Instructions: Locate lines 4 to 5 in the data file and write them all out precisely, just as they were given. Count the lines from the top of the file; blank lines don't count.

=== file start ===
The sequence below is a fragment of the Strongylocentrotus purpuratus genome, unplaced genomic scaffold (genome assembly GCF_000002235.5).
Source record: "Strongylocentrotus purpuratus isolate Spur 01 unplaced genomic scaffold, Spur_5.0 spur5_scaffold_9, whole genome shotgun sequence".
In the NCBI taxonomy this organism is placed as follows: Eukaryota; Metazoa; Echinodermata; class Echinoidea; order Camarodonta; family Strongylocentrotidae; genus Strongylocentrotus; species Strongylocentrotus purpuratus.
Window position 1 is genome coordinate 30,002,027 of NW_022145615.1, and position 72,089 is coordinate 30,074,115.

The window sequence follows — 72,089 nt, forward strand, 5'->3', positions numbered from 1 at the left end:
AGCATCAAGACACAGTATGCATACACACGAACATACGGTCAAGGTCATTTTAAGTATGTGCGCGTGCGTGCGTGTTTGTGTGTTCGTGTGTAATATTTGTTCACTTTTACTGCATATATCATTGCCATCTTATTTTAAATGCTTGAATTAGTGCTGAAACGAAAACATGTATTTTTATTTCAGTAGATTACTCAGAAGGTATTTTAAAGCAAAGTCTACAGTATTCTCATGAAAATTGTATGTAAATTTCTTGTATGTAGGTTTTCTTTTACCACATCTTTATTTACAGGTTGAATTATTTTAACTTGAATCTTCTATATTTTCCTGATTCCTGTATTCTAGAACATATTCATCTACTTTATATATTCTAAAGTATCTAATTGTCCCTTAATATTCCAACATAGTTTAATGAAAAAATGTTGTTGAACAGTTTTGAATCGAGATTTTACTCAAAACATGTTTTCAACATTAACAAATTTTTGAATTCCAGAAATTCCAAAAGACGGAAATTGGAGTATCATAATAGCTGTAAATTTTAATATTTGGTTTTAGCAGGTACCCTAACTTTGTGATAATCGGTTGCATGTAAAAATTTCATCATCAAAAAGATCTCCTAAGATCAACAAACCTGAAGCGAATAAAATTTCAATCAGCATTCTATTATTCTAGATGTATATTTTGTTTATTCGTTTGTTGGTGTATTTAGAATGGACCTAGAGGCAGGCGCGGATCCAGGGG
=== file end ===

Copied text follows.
Window position 1 is genome coordinate 30,002,027 of NW_022145615.1, and position 72,089 is coordinate 30,074,115.

The window sequence follows — 72,089 nt, forward strand, 5'->3', positions numbered from 1 at the left end: